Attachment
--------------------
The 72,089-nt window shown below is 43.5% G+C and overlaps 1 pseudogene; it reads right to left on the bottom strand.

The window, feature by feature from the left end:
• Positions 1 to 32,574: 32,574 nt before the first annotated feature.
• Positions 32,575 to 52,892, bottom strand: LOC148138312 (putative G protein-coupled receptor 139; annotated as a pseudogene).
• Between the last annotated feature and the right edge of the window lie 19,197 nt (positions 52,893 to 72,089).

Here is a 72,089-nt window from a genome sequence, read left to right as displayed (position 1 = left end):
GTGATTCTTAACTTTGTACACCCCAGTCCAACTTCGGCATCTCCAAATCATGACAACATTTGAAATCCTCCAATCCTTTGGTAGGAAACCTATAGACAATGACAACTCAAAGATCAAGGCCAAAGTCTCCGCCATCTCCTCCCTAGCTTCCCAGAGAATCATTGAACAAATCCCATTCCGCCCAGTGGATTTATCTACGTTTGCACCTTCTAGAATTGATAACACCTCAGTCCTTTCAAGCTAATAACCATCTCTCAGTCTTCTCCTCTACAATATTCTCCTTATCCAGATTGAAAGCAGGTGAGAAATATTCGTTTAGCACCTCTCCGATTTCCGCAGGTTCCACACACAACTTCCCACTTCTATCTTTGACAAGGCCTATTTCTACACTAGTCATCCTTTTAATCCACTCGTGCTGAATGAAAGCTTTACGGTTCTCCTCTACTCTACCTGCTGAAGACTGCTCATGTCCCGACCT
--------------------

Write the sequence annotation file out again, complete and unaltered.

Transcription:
The 72,089-nt window shown below is 43.5% G+C and overlaps 1 pseudogene; it reads right to left on the bottom strand.

The window, feature by feature from the left end:
• Positions 1 to 32,574: 32,574 nt before the first annotated feature.
• Positions 32,575 to 52,892, bottom strand: LOC148138312 (putative G protein-coupled receptor 139; annotated as a pseudogene).
• Between the last annotated feature and the right edge of the window lie 19,197 nt (positions 52,893 to 72,089).

Here is a 72,089-nt window from a genome sequence, read left to right as displayed (position 1 = left end):
GTGATTCTTAACTTTGTACACCCCAGTCCAACTTCGGCATCTCCAAATCATGACAACATTTGAAATCCTCCAATCCTTTGGTAGGAAACCTATAGACAATGACAACTCAAAGATCAAGGCCAAAGTCTCCGCCATCTCCTCCCTAGCTTCCCAGAGAATCATTGAACAAATCCCATTCCGCCCAGTGGATTTATCTACGTTTGCACCTTCTAGAATTGATAACACCTCAGTCCTTTCAAGCTAATAACCATCTCTCAGTCTTCTCCTCTACAATATTCTCCTTATCCAGATTGAAAGCAGGTGAGAAATATTCGTTTAGCACCTCTCCGATTTCCGCAGGTTCCACACACAACTTCCCACTTCTATCTTTGACAAGGCCTATTTCTACACTAGTCATCCTTTTAATCCACTCGTGCTGAATGAAAGCTTTACGGTTCTCCTCTACTCTACCTGCTGAAGACTGCTCATGTCCCGACCT